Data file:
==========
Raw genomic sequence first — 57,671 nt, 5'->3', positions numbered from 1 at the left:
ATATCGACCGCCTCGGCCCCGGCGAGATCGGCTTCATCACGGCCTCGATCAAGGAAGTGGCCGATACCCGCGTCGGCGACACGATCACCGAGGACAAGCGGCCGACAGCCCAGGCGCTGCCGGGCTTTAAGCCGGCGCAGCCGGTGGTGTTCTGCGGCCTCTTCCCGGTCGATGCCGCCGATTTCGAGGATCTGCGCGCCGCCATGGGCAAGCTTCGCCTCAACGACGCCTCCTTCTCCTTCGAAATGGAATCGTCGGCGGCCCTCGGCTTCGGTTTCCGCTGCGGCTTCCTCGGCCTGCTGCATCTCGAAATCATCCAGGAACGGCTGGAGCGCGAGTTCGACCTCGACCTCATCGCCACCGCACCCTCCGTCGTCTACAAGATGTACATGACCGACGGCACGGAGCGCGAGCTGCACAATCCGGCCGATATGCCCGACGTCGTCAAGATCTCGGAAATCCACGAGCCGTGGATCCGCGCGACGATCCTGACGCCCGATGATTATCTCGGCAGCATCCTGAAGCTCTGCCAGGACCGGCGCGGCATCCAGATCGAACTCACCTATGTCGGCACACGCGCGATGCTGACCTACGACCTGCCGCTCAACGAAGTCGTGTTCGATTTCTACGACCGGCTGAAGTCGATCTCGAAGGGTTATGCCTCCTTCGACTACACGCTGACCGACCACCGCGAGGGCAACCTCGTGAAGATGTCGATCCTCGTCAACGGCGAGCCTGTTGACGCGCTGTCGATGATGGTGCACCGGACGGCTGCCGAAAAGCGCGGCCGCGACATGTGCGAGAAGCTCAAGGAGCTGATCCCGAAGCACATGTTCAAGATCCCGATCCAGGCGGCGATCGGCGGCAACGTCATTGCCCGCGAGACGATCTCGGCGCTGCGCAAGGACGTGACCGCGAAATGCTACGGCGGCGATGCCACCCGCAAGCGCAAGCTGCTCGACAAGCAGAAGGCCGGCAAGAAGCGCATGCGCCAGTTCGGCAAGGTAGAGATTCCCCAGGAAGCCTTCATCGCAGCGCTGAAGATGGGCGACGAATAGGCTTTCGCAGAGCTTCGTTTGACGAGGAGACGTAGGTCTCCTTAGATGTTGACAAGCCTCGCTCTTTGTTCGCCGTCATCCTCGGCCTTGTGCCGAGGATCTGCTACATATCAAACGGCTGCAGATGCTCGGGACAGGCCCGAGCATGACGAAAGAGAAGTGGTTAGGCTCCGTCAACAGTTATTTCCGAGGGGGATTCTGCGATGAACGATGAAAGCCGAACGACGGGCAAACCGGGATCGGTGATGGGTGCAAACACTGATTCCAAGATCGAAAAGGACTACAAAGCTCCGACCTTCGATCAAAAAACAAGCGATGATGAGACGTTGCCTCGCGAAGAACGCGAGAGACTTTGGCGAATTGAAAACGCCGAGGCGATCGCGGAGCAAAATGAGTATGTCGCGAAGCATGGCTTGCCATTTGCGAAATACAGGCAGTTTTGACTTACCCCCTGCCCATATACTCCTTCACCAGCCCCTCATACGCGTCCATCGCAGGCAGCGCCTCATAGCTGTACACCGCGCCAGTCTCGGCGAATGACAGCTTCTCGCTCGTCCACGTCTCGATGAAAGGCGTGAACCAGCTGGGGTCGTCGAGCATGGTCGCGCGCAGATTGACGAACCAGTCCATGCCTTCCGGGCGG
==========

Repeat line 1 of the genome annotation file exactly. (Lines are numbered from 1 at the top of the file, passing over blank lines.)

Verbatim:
Raw genomic sequence first — 57,671 nt, 5'->3', positions numbered from 1 at the left: